In our view, the end game of public engagement should be empowerment: creating a real and meaningful mechanism for public input to be heard far enough upstream in science and technology policy making and program development to influence decisions. It is not about making a decision among a scientific elite, and then staging public events to move the public toward agreeing with that desired outcome. It is about empowering lay citizens to learn all they want about pending program or policy issues (not what scientists believe they need to know to weigh in), and then giving them access to deliberative processes where that knowledge can be questioned, applied, and incorporated with knowledge or questions gleaned from outside the scientific process.

And it is about agreeing up front to accommodate public input politically, not just to listen and nod politely. Unlike the unidirectional and hierarchal communication that characterizes scientific literacy and public understanding models of science-society relations, public engagement practiced as iterative dialogue does result in demonstrable shifts in knowledge and attitudes among participants. At GPPC, we have documented and measured these shifts during town hall and online deliberations. But the shift is not always in the direction scientists might expect or prefer. Public engagement is not about getting the policy you want; it’s about getting the public input you need to craft sustainable policy that enjoys public confidence.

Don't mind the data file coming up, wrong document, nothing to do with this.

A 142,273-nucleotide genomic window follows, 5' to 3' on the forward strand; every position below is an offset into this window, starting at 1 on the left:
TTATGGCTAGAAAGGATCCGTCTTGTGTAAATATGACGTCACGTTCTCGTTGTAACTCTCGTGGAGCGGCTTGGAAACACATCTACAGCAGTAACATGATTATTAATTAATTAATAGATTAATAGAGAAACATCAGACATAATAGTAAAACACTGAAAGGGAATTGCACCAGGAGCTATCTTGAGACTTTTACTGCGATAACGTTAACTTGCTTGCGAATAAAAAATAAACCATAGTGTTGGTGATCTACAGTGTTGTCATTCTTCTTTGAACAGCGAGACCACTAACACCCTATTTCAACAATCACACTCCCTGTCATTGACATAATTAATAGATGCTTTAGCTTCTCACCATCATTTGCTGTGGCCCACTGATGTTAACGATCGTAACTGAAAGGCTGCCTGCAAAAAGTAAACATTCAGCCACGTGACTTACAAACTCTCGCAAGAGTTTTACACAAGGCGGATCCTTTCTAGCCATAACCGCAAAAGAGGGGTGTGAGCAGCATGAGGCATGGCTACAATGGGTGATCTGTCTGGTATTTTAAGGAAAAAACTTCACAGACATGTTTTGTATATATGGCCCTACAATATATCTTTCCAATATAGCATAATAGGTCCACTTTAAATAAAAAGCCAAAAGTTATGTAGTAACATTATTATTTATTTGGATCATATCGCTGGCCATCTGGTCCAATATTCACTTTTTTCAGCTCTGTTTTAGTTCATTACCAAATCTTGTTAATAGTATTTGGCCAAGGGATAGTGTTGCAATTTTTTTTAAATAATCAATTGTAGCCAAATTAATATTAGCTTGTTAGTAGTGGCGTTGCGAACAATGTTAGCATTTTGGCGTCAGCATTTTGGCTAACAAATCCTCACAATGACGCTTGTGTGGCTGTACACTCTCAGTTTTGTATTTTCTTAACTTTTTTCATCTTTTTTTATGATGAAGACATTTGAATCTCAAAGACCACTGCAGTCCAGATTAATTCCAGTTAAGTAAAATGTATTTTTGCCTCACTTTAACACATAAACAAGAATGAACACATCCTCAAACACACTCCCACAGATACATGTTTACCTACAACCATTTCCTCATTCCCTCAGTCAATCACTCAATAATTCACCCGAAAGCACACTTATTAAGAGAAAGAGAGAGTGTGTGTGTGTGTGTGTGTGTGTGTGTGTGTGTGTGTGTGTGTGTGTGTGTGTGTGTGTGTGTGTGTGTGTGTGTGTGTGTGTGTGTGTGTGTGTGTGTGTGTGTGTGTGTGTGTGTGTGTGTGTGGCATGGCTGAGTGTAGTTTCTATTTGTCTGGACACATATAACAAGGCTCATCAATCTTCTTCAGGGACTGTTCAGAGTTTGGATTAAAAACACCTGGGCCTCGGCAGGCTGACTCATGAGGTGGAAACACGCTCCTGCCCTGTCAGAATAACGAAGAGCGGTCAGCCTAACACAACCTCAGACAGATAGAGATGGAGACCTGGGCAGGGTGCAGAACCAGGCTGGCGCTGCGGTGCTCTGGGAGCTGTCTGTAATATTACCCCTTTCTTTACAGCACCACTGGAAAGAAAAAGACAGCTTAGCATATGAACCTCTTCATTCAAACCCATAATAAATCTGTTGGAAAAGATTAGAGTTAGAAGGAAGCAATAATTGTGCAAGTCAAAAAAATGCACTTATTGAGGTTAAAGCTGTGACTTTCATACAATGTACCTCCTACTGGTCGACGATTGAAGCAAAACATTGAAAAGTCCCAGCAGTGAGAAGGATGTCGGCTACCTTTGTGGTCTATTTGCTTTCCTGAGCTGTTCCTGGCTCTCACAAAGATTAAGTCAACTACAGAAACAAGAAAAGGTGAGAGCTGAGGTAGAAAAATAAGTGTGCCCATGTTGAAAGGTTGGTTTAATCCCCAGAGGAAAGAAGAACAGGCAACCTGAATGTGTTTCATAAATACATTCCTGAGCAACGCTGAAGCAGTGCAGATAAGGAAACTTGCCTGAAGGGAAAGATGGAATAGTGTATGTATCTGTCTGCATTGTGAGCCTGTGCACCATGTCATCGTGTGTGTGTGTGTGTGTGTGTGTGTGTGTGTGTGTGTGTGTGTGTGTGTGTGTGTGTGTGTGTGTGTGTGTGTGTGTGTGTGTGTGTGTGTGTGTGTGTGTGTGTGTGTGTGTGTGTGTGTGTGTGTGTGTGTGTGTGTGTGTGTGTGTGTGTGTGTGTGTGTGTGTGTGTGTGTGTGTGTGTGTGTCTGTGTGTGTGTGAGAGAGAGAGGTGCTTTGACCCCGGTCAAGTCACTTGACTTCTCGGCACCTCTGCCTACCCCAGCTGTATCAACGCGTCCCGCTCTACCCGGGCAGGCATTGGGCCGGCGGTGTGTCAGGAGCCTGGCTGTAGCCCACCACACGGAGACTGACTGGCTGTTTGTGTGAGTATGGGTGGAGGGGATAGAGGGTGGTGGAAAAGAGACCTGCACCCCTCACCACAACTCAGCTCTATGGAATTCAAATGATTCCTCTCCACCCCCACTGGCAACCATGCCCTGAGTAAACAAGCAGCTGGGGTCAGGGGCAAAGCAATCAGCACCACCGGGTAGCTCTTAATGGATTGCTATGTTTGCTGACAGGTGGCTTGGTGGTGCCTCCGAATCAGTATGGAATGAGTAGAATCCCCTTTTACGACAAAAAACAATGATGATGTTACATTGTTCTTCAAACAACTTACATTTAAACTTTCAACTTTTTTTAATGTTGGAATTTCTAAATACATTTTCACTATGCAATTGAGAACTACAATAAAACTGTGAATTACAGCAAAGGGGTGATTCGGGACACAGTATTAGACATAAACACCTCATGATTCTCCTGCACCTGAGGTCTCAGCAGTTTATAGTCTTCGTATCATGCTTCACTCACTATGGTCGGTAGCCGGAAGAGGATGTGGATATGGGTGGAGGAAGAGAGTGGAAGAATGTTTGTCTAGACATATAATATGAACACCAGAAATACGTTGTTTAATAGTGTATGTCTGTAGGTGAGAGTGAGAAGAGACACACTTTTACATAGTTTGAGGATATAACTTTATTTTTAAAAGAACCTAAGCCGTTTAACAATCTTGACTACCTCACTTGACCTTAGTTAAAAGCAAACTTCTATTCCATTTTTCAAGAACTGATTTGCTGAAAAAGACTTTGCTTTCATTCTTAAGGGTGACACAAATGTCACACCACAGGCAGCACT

Public engagement is also about agreeing up front to accommodate public input personally. Public engagement changes people. The public gains knowledge, shares expertise, and reflects on how much risk society is willing to accept to realize the promise of emerging technologies. Less appreciated, but perhaps even more significant, is the expectation that scientists who enter into public engagement should see their knowledge and attitudes change, too. This is the real mark of successful public engagement: Rather than insisting upon the public’s deeper appreciation and understanding of science, its primary goal is scientists’ deeper understanding of the publics’ preferences and values.

Rick Borchelt is director of communications and Kathy Hudson is director of the Genetics and Public Policy Center at Johns Hopkins University, which is supported by The Pew Charitable Trusts with research funding from the National Human Genome Research Institute.